Hot Coffee, the fast-paced, info-packed exploration of tort reform exposes the real story behind Stella Liebeck, who sued McDonalds after being badly burned by spilled coffee, an incident which wrongly entered the collective consciousness as a prime example of a “frivolous” lawsuit. First time director Susan Saladoff, a civil litigator with 25 years of experience, uses the McDonalds coffee case as the starting point and from there builds a strong case that tort reform, binding arbitration and non-economic damage caps subvert justice and benefit big business.
|By: David Dayen Monday October 31, 2011 6:30 pm|
Sit down for this one. Because you’re just not going to believe it. It seems that the more credit rating agencies are paid by corporations and banks to rate their debt, the more favorable ratings they hand out! This goes against everything I know about the untainted, incorruptible hand of the free market, and comes very close to shaking my faith in the credibility of the rating agencies.
|By: David Dayen Sunday August 21, 2011 7:00 pm|
It turns out that the Justice Department is not only concerned with Standard and Poor’s but the entire credit rating agency industry, it appears. The reported investigation into the ratings of mortgage backed securities during the housing bubble is centered on S&P, but not limited to them.
|By: David Dayen Wednesday August 10, 2011 7:02 pm|
The Senate Banking Committee claims to be gathering information on S&P, but as Manns says this is an industry-wide phenomenon. Long ago, the government gave the rating agencies a good deal of power, and now they’re using it to protect their core business. I’d love to see Congress defy the rating agencies and reduce their role in bond deals (through mandating AAA securities in them), but I don’t see it happening.
|By: Teddy Partridge Wednesday July 20, 2011 7:06 pm|
In exposing Mr Minnery’s basic error in understanding the definition of “nuclear family” in the HHS study Minnery cited, Senator Franken made clear that such a fundamental mistake in reading the report made all of Minnery’s testimony suspect and unworthy of consideration by the committee.
|By: David Dayen Friday June 17, 2011 4:20 pm|
I talked to Franken via phone today, as he returned home from a funeral for a soldier killed overseas. His remarks tomorrow are really connected to the fear that we are seeing a flickering out of the American dream. “We have the greatest disparity in income since the 1920s. The middle class dream is fading, and we’re losing the argument on the economy. We need to gain back the initiative, and convince people that it’s ridiculous to be gutting Medicare, to essentially end it, in order to give huge tax cuts.”
|By: emptywheel Thursday May 12, 2011 6:05 pm|
Two and a half years after privatized auditors largely signed off on practices that contributed to the collapse of Wall Street, and a year after coziness between government inspectors and the oil industry they regulate allowed a massive oil spill in the gulf, the Obama Administration proposes relying on private auditors to ensure that private companies guard our nation’s cybersecurity.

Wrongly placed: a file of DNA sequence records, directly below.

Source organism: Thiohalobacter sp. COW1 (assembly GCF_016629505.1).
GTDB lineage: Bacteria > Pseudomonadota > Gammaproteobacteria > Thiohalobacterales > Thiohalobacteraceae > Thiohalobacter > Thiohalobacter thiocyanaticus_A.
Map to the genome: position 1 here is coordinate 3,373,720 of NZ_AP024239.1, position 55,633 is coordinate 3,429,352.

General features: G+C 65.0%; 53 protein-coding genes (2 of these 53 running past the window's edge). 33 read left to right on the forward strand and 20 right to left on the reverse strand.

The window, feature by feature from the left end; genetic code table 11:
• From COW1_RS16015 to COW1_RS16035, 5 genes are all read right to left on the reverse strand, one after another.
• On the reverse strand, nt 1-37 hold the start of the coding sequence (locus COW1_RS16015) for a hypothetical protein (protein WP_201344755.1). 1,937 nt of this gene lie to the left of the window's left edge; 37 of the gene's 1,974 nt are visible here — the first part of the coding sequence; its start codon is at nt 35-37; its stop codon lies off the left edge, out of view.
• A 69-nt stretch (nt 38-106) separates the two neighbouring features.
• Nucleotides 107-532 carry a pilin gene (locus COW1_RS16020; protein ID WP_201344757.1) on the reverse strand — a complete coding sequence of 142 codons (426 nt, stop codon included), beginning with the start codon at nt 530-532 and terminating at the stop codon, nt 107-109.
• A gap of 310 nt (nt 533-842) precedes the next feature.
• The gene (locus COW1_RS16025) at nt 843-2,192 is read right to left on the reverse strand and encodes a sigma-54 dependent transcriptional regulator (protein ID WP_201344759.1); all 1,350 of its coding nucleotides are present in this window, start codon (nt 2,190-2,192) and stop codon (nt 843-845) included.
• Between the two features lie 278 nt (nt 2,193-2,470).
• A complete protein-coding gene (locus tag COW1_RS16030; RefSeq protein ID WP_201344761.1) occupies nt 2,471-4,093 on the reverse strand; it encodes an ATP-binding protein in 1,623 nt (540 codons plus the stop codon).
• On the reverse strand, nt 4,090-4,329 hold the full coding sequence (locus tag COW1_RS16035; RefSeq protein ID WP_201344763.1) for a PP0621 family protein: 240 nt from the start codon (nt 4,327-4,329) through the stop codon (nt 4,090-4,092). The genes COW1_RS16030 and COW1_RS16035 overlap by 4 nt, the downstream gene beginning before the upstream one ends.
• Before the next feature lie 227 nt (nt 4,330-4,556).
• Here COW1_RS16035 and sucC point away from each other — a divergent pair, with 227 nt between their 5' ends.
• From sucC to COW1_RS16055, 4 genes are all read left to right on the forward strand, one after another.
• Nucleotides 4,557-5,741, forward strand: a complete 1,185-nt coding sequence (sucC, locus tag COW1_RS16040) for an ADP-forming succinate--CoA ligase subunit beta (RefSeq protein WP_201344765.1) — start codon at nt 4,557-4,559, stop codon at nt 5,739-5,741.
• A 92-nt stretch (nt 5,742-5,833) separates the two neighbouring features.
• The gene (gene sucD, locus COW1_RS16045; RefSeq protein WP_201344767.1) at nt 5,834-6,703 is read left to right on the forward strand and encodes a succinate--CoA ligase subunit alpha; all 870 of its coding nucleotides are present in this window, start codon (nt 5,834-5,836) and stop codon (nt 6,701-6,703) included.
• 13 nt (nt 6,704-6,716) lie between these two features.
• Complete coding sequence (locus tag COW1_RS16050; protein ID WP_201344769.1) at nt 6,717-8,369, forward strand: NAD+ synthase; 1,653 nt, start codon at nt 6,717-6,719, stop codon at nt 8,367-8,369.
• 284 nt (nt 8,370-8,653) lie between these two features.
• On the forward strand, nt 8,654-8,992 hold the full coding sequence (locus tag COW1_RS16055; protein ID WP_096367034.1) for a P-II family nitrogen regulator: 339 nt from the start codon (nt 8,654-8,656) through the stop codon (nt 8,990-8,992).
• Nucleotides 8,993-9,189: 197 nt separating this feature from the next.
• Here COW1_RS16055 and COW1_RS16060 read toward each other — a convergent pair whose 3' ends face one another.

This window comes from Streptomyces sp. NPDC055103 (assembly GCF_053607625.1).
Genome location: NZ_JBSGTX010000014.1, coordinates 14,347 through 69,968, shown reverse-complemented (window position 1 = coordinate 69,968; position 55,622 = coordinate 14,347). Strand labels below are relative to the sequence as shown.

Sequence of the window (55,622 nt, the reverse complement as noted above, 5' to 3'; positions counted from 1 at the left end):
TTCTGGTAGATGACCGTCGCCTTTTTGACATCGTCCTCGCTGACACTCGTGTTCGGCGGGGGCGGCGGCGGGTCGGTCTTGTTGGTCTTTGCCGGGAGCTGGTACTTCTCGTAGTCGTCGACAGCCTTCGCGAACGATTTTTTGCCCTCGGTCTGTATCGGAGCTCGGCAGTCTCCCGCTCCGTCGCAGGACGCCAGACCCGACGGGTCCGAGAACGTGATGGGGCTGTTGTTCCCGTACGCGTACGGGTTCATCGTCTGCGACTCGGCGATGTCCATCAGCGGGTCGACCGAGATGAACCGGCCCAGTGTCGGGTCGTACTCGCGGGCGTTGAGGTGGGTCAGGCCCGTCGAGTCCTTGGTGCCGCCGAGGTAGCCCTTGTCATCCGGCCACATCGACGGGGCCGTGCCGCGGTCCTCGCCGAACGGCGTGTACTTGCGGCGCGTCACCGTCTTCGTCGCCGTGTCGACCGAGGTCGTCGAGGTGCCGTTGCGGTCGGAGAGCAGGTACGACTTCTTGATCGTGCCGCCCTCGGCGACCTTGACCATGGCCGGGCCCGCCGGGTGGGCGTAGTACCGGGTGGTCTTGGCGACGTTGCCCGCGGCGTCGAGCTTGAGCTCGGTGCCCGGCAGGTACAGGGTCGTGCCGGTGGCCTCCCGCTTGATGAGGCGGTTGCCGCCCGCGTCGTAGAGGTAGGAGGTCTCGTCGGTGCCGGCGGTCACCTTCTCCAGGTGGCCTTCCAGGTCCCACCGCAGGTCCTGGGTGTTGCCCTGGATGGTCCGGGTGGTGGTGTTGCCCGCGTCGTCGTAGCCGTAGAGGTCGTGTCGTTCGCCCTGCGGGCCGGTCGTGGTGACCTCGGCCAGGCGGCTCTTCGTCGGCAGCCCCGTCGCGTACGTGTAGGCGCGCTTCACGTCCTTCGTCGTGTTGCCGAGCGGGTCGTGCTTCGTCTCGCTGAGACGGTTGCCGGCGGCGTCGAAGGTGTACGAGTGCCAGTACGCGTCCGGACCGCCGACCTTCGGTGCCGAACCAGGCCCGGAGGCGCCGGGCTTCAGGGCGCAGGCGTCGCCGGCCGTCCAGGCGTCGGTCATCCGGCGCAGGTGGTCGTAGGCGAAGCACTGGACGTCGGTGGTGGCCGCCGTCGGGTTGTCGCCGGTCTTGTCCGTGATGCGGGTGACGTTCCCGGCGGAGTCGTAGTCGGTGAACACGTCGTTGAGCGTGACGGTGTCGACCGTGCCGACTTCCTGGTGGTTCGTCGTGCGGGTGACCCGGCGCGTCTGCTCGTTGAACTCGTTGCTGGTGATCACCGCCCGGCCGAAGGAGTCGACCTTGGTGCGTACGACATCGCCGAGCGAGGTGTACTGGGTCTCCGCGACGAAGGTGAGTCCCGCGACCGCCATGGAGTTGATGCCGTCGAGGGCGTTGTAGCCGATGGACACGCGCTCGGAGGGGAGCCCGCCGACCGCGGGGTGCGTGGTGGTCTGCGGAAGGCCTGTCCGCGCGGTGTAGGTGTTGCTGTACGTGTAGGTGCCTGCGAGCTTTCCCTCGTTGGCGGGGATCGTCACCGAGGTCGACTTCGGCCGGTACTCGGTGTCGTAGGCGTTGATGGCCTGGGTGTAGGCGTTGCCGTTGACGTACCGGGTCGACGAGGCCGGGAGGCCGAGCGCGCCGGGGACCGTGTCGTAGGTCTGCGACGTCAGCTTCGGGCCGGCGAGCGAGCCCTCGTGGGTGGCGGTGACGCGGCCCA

|By: David Dayen Friday May 6, 2011 2:50 pm|
We definitely need strong federal servicer standards, and CFPB is a great place to house them. All the more reason to recess-appoint Elizabeth Warren as soon as possible.
|By: David Dayen Tuesday April 19, 2011 7:46 am|
As James Fallows points out, S&P is basically making a guess, no more informed or uninformed than any observer of politics. No modeling went into this threatened downgrade. “They’re saying they have an opinion on the state of Congressional-White house dealings on the budget,” writes Fallows. “Fine. Go on a talk show or start a blog.”
|By: Jim White Thursday February 24, 2011 7:45 am|
Building on the success of his “The Runaway General” article that led to President Obama firing Stanley McChrystal, Michael Hastings returns to the pages of Rolling Stone with “Another Runaway General“, where he exposes information operations, or Psy-Ops, on dignitaries including US Senators as they visited Afghanistan on “fact-finding” trips. What should not be missed when contemplating the illegal and immoral aspects of this information operation directed against the citizens of the country and high level government officials is that it is just one more instance in an ongoing pattern of information manipulation and outright deception on the part of the military in recent years. A few recent examples include the use of retired generals posing as independent military analysts to spout information coordinated by the Pentagon, intentional deception to cover up Special Operations troops digging bullets out of the bodies of pregnant women they killed in a night raid and the more recent claim by General Petraeus that parents intentionally burned their children in order to exaggerate injuries received in a US attack, to name just a few.